Best practice for dealing with bats on development sites
Please note: All views and opinions expressed in this article are purely those of the author. The content cannot necessarily be taken to represent the specific policy of any of JP Associates’ developer clients.
As a protected species bats require due consideration on development sites. Forward planning of the necessary surveys can save time and money.
There are 16 species of bat which are currently known to breed within the British Isles. All of these species have been subject to population declines to differing levels and are subject to high levels of legal protection to benefit their conservation.
The South West is especially important for bats as all 16 species can be found there, including both species of horseshoe bat which are subject to much targeted conservation work due to their restricted range and significant declines over the past 100 years.
Bat species vary in their habits, and it is essential to take these into account where their presence affects a proposed development. However there are general similarities that are important to know.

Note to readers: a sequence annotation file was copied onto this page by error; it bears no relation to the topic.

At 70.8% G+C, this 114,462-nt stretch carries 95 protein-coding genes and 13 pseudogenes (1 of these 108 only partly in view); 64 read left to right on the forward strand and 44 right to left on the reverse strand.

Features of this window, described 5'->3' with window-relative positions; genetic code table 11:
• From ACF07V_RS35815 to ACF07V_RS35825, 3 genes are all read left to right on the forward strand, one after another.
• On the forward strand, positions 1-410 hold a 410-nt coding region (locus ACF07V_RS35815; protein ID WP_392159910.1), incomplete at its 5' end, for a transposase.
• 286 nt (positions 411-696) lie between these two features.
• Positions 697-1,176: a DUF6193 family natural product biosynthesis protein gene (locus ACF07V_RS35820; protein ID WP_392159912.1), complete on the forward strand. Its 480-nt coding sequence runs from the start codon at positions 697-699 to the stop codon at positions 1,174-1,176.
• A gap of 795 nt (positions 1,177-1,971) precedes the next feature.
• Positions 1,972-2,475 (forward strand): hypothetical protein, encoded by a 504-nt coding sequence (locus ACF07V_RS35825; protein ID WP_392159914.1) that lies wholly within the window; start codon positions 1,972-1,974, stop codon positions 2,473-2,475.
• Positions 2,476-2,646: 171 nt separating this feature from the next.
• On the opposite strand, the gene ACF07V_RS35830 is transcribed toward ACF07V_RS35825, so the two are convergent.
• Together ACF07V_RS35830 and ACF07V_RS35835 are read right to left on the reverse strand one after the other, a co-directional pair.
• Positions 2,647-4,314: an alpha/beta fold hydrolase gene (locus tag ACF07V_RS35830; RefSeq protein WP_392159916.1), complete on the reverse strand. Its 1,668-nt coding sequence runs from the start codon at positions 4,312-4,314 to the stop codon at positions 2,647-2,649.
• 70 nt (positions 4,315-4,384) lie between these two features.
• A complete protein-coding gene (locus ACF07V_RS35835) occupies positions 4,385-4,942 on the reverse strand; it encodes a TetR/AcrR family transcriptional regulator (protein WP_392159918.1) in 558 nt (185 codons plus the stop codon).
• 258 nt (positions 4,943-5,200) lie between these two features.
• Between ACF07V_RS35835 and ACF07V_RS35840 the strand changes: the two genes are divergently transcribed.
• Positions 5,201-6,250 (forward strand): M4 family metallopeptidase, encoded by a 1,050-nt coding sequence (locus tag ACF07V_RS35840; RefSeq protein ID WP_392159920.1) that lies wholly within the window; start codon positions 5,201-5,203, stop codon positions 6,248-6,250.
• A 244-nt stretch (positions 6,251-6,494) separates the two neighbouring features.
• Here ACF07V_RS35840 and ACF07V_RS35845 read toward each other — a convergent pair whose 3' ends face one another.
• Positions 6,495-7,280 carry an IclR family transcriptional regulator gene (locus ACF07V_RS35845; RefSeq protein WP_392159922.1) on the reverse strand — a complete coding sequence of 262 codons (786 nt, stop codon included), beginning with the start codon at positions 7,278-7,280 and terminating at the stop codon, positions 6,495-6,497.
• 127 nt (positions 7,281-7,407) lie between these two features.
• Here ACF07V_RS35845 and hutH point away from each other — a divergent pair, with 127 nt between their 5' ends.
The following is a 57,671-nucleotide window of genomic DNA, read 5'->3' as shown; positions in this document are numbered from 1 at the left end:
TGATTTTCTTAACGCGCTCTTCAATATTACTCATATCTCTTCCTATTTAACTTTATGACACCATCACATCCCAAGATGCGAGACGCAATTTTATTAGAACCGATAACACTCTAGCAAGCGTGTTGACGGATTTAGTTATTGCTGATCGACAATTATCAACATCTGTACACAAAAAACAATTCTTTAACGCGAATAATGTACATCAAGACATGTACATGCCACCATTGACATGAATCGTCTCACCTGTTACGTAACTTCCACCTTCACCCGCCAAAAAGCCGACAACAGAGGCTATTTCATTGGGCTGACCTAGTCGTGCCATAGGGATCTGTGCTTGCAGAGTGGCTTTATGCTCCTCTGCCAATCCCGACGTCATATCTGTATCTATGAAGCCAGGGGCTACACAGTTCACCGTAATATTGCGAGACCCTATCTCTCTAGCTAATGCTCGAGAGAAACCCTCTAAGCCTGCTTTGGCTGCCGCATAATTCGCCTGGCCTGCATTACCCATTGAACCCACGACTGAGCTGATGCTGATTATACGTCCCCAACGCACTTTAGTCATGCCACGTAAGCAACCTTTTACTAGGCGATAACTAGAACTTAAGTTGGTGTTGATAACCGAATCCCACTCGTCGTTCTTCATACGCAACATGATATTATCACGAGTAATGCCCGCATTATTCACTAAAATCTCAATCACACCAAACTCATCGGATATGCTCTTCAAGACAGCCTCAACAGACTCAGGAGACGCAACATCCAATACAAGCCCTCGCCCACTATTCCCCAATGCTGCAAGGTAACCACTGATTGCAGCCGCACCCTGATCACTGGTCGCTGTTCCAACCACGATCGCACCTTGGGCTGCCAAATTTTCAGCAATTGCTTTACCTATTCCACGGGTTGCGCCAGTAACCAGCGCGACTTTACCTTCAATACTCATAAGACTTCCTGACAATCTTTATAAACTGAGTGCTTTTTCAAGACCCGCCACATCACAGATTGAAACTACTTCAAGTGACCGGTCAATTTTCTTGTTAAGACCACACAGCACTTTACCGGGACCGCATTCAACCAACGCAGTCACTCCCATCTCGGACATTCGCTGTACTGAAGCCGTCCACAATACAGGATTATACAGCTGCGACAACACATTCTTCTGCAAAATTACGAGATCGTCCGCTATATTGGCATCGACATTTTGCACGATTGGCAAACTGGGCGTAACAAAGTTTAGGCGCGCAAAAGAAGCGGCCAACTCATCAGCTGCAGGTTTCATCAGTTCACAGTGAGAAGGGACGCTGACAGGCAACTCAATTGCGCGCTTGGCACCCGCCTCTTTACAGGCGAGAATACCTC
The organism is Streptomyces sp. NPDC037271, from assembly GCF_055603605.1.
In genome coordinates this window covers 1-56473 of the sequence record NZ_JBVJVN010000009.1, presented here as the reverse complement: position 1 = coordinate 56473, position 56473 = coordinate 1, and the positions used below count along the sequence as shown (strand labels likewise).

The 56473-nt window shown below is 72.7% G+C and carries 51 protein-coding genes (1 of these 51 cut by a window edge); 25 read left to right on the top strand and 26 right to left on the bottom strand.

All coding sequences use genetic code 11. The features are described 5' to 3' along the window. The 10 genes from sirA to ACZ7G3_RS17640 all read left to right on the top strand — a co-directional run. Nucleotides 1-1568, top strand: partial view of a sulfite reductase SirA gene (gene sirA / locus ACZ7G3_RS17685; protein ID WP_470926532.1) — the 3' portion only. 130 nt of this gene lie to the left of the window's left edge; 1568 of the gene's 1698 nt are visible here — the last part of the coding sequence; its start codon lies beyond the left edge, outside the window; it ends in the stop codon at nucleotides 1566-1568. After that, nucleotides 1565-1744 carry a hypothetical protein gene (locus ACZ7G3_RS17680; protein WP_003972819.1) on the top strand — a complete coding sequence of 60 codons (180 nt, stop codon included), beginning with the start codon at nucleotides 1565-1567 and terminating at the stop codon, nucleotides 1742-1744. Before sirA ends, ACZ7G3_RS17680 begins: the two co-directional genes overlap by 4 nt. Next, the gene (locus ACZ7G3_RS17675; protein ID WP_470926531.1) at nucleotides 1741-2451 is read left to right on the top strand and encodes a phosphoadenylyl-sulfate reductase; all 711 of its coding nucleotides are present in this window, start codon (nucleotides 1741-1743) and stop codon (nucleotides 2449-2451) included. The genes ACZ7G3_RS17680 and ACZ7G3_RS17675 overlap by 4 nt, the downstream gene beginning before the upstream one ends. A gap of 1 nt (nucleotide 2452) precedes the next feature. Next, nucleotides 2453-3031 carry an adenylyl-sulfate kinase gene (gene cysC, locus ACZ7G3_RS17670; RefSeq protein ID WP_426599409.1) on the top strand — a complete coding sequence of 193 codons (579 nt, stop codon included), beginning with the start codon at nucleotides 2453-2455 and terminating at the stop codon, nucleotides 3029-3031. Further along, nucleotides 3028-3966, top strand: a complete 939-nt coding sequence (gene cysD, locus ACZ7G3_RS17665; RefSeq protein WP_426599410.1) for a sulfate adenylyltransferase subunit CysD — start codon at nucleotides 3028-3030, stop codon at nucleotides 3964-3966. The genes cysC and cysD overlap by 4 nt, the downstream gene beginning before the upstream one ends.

Bats are nocturnal mammals, and all British bats feed upon insect prey. Bats use echolocation by emitting ultrasonic pulses in order to navigate and detect prey in the dark.
There is a marked seasonal variation in their activity and behaviours. During winter months bats will select roosting sites suitable for hibernation that are buffered against rapid temperature changes and that can maintain relatively high humidity levels. During the winter, activity is much reduced and bats will fly less often. Activity levels increase during the spring and they are much more likely to be seen flying from April through to October. Female bats often gather in maternity roosts to have their young, and peak numbers of births occur in mid to late June. Usually a female bat will have a single pup which is dependent for between three and five weeks. Favoured roosts vary between species, local habitats and the time of year, but may include man-made structures such as buildings, bridges, tunnels and mines as well as trees and caves.
Bats are relatively long-lived creatures, with some British bats known to have lived in excess of 30 years. Their roosting and foraging habitats are often used year after year and can be extremely important for a given local population.
All bat species within Britain are listed within Schedule 5 of the Wildlife and Countryside Act 1981and Schedule 2 of the Conservation (Natural Habitats & c.) Regulations 1994. Under these pieces of legislation (and their subsequent amendments) it is an offence (amongst other actions) to: